This refers to ‘MPC likely to unanimously vote to up the policy repo rate by 50 bps’ (September 26), to rein in inflation and address concerns around weakening of the currency, when it meets next on September 30. However such an iron handed measure could turn out to be 'counter-productive' to industrial growth rate which has already dipped to 2.4 per cent in July. The MPC finds itself in a ‘Catch-22’ situation if it eventually decides to further hike the extant repo rate of 5.40 per cent by 50 bps.
Experts seem to have arrived at a consensus on the repo rate hike, , let us wait for the MPC’s final decision.
What’s interesting is every time the MPC meeting is due the media is flooded with such unsolicited advice.
Apropos ‘Time to invoice oil trade in INR’, it is high time that the ‘Petrodollars standard’ which came into existence after the collapse of “Bretton Woods Gold standards” gets revamped to reduce the emergence of dollar, challenging all other currencies. With the changing geo-economic situation and with all the major currencies falling vis-a-vis dollar, the rupee is relatively resilient. Now is the time for the government to use rupee for global trade settlement, as our trade deficit is already on the verge of $28 billion.
The NPA headache
This is with reference to the report ' With high NPAs banks go slow on education loans (September 26).
Both public and private sector banks should promote education by financing needy students. But unfortunately nearly 10 per cent of educational loans are turning into NPA's which is not a good sign.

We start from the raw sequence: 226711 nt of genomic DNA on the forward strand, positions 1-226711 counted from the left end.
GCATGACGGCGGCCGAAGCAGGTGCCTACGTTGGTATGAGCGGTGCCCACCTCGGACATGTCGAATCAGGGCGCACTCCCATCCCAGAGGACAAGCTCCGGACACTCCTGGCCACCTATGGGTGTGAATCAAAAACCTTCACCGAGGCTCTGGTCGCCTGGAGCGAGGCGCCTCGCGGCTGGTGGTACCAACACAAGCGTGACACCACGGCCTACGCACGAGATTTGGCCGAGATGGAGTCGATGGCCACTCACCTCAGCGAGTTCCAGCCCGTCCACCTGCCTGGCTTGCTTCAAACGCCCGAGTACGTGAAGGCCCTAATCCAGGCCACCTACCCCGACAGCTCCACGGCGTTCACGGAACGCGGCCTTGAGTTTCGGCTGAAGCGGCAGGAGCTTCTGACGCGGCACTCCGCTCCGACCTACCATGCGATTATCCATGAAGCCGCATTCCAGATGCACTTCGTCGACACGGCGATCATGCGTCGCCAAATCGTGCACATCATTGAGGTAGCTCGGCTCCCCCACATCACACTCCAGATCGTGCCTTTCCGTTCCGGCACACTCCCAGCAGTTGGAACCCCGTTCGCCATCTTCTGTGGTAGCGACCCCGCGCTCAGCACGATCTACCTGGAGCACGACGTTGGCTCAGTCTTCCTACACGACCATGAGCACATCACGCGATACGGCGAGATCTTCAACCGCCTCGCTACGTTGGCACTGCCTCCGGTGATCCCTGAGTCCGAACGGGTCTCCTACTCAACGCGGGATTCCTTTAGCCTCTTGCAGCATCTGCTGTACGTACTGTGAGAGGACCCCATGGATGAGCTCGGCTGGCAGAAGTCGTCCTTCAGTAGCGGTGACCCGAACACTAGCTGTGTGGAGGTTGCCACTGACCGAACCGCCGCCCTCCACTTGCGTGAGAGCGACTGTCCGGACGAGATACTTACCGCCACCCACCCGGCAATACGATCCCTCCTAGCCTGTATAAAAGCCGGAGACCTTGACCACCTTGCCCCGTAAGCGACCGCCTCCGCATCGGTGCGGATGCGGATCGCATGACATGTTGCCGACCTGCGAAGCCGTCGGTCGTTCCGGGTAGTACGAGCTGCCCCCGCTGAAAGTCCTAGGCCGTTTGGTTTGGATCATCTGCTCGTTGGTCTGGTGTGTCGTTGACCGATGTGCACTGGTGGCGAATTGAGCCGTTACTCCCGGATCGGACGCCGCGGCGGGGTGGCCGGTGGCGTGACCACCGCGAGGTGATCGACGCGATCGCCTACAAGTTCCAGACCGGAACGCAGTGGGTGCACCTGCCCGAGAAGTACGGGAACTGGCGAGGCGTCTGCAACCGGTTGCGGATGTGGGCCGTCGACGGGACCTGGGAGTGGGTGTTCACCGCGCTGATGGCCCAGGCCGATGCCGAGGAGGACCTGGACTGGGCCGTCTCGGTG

This trend has to be arrested and the bankers should be very meticulous in updating the data of borrowers periodically. Also in deserving cases banks should also restructure loan accounts of the borrowers where the recovery is not satisfactory so that some time is given to the honest borrowers.
This will help boost the recovery rate and credit discipline can be ensured and help spur educational loans.
Katuru Durga Prasad Rao
This refers to the editorial " Future calls'. The new Indian Telecommunication Bill 2022 is the need of hour. However, much needs to be done to ensure Indian telecom sector stay financially robust and serve the needs of customers. However the Centre’s discretionary powers in writing off telecom firms’ dues and decide on the mode of allocating spectrum are fraught with risk. At the time when the country's telecom sector has been reduced to duopoly, attempts to reduce the role of telecom regulator are not advisable.
A comprehensive legal framework to cope with the sweeping changes in the telecom sector ushered in by new technologies is needed, but it can be pushed through only after careful deliberations with all the stakeholders.